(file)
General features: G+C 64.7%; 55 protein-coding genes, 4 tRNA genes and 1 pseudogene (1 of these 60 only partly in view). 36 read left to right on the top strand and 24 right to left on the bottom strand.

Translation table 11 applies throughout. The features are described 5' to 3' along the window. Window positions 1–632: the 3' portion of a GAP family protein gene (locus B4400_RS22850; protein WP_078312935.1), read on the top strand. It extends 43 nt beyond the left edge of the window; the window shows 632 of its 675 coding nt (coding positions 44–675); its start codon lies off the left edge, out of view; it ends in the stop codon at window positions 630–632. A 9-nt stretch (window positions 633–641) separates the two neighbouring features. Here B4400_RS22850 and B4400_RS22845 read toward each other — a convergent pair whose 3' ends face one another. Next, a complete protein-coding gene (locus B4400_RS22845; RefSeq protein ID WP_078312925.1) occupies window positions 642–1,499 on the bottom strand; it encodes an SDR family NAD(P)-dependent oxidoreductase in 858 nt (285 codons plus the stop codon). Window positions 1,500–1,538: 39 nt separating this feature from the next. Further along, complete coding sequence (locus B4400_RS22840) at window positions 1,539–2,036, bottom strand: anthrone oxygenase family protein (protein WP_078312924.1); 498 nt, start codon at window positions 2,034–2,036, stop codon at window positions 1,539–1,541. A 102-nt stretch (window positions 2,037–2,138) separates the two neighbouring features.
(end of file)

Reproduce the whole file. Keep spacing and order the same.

General features: G+C 64.7%; 55 protein-coding genes, 4 tRNA genes and 1 pseudogene (1 of these 60 only partly in view). 36 read left to right on the top strand and 24 right to left on the bottom strand.

Translation table 11 applies throughout. The features are described 5' to 3' along the window. Window positions 1–632: the 3' portion of a GAP family protein gene (locus B4400_RS22850; protein WP_078312935.1), read on the top strand. It extends 43 nt beyond the left edge of the window; the window shows 632 of its 675 coding nt (coding positions 44–675); its start codon lies off the left edge, out of view; it ends in the stop codon at window positions 630–632. A 9-nt stretch (window positions 633–641) separates the two neighbouring features. Here B4400_RS22850 and B4400_RS22845 read toward each other — a convergent pair whose 3' ends face one another. Next, a complete protein-coding gene (locus B4400_RS22845; RefSeq protein ID WP_078312925.1) occupies window positions 642–1,499 on the bottom strand; it encodes an SDR family NAD(P)-dependent oxidoreductase in 858 nt (285 codons plus the stop codon). Window positions 1,500–1,538: 39 nt separating this feature from the next. Further along, complete coding sequence (locus B4400_RS22840) at window positions 1,539–2,036, bottom strand: anthrone oxygenase family protein (protein WP_078312924.1); 498 nt, start codon at window positions 2,034–2,036, stop codon at window positions 1,539–1,541. A 102-nt stretch (window positions 2,037–2,138) separates the two neighbouring features.